table(x)
```

```
## x
## lose win
## 480 520
```

In this simulation, we got 520 wins and 480 losses.

To get the information on winning streaks, we can use the function `rle()`

. To see the help page of an R function, put a `?`

before the function name, i.e., `?rle`

.

```
r = rle(x) # ?rle returns a list of two elements: lengths and values
r # show the results
```

```
## Run Length Encoding
## lengths: int [1:472] 2 1 3 2 5 1 2 1 1 1 ...
## values : chr [1:472] "lose" "win" "lose" "win" "lose" "win" ...
```

This gives us the run lengths (or length of winning and losing streaks).

We can use the `table()`

function again to get a summary of the streaks

`table(streak=r$lengths, r$values)`

```
##
## streak lose win
## 1 111 108
## 2 64 54
## 3 29 31
## 4 19 20
## 5 7 13
## 6 2 8
## 7 3 0
## 9 0 2
## 10 1 0
```

This shows the longest streak was 10 losses in a row.

With a little more effort we can evaluate how well the gambler's strategy would have done. First, we will make a function that will calculate the amount bet at each stage. The betting strategy is: if we get two “wins” in a row, then increase the bet. And continue increasing for every additional “win”. At the next “lose”, reset the bet back to initial value. Here, I will set the initial bet at `1`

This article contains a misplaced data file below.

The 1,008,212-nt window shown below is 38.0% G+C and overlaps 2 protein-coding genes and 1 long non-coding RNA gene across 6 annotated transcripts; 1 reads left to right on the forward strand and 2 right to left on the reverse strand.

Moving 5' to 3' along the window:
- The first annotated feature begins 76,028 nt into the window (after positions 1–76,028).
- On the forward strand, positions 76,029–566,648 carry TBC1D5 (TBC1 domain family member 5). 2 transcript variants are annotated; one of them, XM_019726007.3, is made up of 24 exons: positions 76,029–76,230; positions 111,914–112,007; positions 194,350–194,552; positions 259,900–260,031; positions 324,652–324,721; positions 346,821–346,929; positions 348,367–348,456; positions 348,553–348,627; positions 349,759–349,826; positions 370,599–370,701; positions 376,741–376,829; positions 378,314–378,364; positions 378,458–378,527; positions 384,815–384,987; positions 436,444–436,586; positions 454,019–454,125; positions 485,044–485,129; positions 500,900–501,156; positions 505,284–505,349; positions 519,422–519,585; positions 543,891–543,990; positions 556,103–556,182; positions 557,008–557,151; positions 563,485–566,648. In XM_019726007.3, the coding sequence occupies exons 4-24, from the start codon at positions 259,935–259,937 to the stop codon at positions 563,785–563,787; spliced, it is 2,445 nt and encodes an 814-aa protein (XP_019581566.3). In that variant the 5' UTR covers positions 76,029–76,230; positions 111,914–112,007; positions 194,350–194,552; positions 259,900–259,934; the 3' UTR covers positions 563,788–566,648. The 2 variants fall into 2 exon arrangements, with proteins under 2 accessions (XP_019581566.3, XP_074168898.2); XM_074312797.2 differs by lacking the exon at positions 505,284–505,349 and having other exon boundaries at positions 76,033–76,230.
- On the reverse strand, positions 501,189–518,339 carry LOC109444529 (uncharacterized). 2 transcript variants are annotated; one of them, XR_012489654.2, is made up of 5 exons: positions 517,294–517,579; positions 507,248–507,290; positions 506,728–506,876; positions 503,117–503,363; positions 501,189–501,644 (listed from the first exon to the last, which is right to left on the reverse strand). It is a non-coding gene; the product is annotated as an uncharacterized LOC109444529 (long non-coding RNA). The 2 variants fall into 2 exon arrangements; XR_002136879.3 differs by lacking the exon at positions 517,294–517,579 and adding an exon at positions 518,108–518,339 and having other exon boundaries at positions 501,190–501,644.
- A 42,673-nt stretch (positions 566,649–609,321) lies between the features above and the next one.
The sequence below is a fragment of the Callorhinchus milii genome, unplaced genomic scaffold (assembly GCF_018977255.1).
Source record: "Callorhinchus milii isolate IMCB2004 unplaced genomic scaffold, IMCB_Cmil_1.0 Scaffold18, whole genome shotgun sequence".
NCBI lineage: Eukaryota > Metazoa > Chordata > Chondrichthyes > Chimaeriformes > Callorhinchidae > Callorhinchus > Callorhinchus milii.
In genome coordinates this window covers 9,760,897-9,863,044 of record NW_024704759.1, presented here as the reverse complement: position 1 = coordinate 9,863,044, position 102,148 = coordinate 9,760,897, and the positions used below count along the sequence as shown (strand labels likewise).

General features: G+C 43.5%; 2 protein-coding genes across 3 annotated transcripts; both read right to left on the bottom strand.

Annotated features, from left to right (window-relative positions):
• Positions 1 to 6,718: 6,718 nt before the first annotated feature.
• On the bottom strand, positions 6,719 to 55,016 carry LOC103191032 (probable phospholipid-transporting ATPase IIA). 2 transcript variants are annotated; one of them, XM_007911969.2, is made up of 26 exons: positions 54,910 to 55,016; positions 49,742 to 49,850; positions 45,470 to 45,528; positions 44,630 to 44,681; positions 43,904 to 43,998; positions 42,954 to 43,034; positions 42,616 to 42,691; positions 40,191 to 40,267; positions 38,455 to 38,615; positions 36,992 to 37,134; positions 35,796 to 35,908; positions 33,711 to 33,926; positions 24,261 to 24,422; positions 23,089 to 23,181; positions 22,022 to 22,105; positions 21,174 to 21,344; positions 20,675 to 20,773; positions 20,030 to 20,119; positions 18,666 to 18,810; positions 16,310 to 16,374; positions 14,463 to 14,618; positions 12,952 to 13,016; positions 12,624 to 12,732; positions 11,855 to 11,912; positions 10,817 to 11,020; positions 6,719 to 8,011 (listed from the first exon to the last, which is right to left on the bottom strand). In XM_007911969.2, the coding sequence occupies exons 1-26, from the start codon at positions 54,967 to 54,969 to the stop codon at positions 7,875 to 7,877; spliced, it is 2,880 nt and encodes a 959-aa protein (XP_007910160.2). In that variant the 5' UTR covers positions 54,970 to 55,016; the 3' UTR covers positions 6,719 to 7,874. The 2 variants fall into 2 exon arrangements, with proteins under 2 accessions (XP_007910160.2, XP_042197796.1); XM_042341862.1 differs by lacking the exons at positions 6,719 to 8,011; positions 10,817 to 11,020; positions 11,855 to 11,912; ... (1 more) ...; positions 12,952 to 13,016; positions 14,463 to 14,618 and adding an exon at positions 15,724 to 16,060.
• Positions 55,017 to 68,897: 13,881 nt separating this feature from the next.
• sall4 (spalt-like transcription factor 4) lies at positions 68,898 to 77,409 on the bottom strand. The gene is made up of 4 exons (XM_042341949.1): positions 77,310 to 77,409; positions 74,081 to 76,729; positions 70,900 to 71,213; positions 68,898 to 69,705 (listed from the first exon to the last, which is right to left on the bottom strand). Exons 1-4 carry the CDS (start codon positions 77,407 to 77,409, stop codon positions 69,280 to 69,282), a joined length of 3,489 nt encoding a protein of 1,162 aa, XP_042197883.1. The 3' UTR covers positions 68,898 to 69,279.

unit and the increase at `.5`

units.

```
make_bets <- function(x, initial=1, increase=1/2){
#- initialize
n = length(x) # length of x vector
bet = numeric(n) # create numeric vector of length n
bet[1] = initial # set initial bet value
streak = 0 # set winning streak at 0
#- loop
for(i in 2:n){
if(x[i-1] == 'win'){
streak = streak + 1
bet[i] = ifelse(streak >= 2, bet[i-1] + increase, bet[i-1])
}
if(x[i-1] == 'lose'){
streak = 0
bet[i] = initial
}
}
return(bet)
}
```

Running the betting function gives us the bets we would have made (if we stuck with our strategy)